- The Washington Times - Thursday, November 14, 2002

The likely election of Rep. Nancy Pelosi to be the new House minority leader threatens to move her party further to the left, a shift party centrists fear will make Democrats irrelevant in future elections.
The congresswoman gets an undeviating 100 percent liberal voting score from leftist groups like the Americans for Democratic Action, so Mrs. Pelosi's elevation to the Democrats' top congressional leadership post has sparked yet another postelection fight between party liberals and centrist-leaning Democrats. The latter say the party must reach out to independents and swing voters if it is to survive.
The first intraparty warning shot was fired Tuesday when the Democratic Leadership Council, formed more than two decades ago to pull the party into the political center, called Mrs. Pelosi and her liberal supporters "the Jurassic Park wing of the House Caucus."
In a bluntly worded memo to congressional Democrats on its Web site, the DLC said if Mrs. Pelosi is elected, she "needs to go out of her way from the outset to show she understands the party needs to lead from the vital center, not retreat to the fringe."
While the Democrats' dominant liberal wing was cheering Mrs. Pelosi's expected advancement, the DLC was promoting Rep. Harold E. Ford Jr. of Tennessee, a DLC leader and a late entry in the party contest.
"Ford's wake-up call for Democrats to evolve or die is exactly what the Jurassic Park wing of the House Caucus needs to hear," the DLC said, though they doubted he had much of a chance to overcome her substantial lead.
Fearful of her unyielding liberalism, the DLC said it hoped Mrs. Pelosi will work to protect centrist Democrats in marginal seats "and not let the Caucus impose left-of-center views on them that will further polarize the country and narrow the party's appeal."
The battle for the leadership post, most of it fought behind the scenes, reignited the ideological strains and blame-pointing that usually follows elections when the Democrats suffer losses as they did last week.
Liberals complained that the party's positions were blurred by House Minority Leader Richard A. Gephardt and Senate Majority Leader Tom Daschle. The two supported President Bush on going to war against Iraq and refused to call for repeal of last year's $1.3 trillion in tax cuts.
Centrists said the party's liberal big-spending policies and its failure to enact a homeland defense bill turned off millions of independent and middle-of-the-road voters.
Exacerbating the Democrats' internal warfare is the realization that liberals will now be in full control of their party's House and Senate leadership posts and will likely tilt their agenda in the new Congress even further to the left.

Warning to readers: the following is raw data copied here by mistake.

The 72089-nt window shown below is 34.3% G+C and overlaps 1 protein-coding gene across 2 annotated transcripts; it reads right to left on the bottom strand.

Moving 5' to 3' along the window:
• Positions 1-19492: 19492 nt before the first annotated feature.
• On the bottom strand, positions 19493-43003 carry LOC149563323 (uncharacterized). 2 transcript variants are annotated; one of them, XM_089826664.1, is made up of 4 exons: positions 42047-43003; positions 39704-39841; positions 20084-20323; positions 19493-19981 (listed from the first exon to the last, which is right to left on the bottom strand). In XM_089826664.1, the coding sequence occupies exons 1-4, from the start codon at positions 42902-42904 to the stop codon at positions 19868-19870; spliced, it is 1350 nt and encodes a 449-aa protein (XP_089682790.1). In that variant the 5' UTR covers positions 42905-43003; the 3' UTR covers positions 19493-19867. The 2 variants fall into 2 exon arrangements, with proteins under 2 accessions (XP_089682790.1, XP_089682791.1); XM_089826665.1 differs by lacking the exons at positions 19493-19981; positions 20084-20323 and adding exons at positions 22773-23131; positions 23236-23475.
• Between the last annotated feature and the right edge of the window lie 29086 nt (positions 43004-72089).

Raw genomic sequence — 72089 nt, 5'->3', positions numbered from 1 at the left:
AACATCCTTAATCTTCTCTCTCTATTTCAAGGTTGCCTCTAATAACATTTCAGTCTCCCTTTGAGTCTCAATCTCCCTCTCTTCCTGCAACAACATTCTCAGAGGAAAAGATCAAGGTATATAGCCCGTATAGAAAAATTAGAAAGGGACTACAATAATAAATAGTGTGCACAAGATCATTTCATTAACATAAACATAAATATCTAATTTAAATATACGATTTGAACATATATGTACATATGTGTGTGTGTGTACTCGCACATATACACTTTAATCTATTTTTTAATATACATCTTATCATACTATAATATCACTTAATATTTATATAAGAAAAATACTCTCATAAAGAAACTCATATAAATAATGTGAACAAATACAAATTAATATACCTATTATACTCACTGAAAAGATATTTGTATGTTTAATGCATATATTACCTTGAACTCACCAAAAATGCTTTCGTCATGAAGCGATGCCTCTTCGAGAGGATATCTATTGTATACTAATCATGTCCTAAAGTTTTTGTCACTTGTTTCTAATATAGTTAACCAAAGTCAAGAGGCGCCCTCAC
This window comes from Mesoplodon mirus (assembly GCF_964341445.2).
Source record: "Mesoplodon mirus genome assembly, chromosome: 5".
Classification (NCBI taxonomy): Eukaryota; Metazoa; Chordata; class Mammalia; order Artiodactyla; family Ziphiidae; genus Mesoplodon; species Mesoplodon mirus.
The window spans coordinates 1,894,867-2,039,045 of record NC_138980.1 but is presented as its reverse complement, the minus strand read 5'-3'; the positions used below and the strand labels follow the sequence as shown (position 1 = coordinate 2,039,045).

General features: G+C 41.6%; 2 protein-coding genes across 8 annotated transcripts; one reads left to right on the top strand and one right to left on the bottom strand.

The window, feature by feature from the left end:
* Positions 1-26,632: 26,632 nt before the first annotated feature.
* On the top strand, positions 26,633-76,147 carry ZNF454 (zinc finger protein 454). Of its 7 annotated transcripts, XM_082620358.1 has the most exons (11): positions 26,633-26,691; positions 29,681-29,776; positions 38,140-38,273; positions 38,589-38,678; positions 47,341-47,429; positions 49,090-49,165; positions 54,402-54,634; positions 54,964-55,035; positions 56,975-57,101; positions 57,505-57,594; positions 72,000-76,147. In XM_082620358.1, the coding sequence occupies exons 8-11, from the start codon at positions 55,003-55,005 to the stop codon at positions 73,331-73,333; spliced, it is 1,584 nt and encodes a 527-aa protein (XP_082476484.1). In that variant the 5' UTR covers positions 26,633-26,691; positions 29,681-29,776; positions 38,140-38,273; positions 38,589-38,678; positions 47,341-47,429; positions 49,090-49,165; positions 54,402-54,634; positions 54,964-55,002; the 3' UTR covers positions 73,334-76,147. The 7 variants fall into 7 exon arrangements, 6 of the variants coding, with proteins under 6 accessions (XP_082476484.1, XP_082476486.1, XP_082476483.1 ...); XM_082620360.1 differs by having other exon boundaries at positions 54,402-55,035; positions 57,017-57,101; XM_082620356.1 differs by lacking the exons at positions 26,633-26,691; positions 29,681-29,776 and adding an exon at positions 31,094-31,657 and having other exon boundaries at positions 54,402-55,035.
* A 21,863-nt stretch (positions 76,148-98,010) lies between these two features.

Mrs. Pelosi, an arch-feminist known for her combative political style, voted against the Bush tax cuts and wants them repealed. She opposed the war resolution on Iraq and thinks the party should stand up to Mr. Bush more aggressively than it has.
Mr. Gephardt of Missouri, who is stepping down from his post to run for president, is a longtime DLC supporter who embraced Mr. Bush's war resolution and refused to call for repealing the tax cuts during the 2002 campaign.
"The result is that the left, for the first time since the 1980s, has a shot at taking over the party," the Democratic-leaning, New Republic magazine bemoaned this week.
"The coming fight within the party will be much like the fight on crime, welfare and defense in the '80s. It will be ugly and, perhaps, racially tinged. It may even lead some prominent Democrats to leave the party and join the Greens," the magazine predicted.
But Mrs. Pelosi's supporters at the Democratic National Committee see her promotion as a shot in the arm for a depressed party in need of new leadership that won't cave in to Mr. Bush's demands.
"She is a firm believer in Democratic ideas and won't compromise on them. I think a lot of people will see that as one of her greatest assets," said DNC spokeswoman Maria Cardona.
"What we're getting is someone who can figure out a way to define the differences between the two parties in the 2004 cycle and how we can communicate our message to voters," she said.
Some Democrats, however, say their election losses were not the result of being too timid with the White House, but because they failed to offer a compelling agenda.
"There has to be some positive steps presented by the Democrats that say to the American people, 'Elect us and this is what we will put in place.' That message wasn't there," former White House Chief of Staff Leon Panetta told National Public Radio.

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